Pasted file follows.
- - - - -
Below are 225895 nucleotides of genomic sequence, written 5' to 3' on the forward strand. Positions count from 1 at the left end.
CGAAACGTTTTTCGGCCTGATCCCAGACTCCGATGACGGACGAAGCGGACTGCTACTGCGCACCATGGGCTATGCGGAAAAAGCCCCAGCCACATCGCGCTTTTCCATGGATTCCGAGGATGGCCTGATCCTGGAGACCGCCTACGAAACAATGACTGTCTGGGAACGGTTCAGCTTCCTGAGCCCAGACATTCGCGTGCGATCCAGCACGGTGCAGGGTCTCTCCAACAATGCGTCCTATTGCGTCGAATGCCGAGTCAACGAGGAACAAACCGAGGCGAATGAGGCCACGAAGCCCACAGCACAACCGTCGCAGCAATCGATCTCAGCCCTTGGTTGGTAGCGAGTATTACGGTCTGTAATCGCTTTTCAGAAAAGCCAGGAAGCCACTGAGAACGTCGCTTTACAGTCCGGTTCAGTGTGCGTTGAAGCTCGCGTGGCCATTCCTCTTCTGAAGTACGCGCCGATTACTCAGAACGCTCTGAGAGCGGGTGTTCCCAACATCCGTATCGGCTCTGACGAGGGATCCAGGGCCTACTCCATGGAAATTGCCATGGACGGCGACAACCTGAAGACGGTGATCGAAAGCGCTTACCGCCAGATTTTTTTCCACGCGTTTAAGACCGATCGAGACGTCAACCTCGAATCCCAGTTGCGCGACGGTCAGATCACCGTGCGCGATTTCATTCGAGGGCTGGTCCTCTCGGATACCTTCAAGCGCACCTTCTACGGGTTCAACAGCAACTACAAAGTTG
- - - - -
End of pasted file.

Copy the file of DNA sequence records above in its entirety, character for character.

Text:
Below are 225895 nucleotides of genomic sequence, written 5' to 3' on the forward strand. Positions count from 1 at the left end.
CGAAACGTTTTTCGGCCTGATCCCAGACTCCGATGACGGACGAAGCGGACTGCTACTGCGCACCATGGGCTATGCGGAAAAAGCCCCAGCCACATCGCGCTTTTCCATGGATTCCGAGGATGGCCTGATCCTGGAGACCGCCTACGAAACAATGACTGTCTGGGAACGGTTCAGCTTCCTGAGCCCAGACATTCGCGTGCGATCCAGCACGGTGCAGGGTCTCTCCAACAATGCGTCCTATTGCGTCGAATGCCGAGTCAACGAGGAACAAACCGAGGCGAATGAGGCCACGAAGCCCACAGCACAACCGTCGCAGCAATCGATCTCAGCCCTTGGTTGGTAGCGAGTATTACGGTCTGTAATCGCTTTTCAGAAAAGCCAGGAAGCCACTGAGAACGTCGCTTTACAGTCCGGTTCAGTGTGCGTTGAAGCTCGCGTGGCCATTCCTCTTCTGAAGTACGCGCCGATTACTCAGAACGCTCTGAGAGCGGGTGTTCCCAACATCCGTATCGGCTCTGACGAGGGATCCAGGGCCTACTCCATGGAAATTGCCATGGACGGCGACAACCTGAAGACGGTGATCGAAAGCGCTTACCGCCAGATTTTTTTCCACGCGTTTAAGACCGATCGAGACGTCAACCTCGAATCCCAGTTGCGCGACGGTCAGATCACCGTGCGCGATTTCATTCGAGGGCTGGTCCTCTCGGATACCTTCAAGCGCACCTTCTACGGGTTCAACAGCAACTACAAAGTTG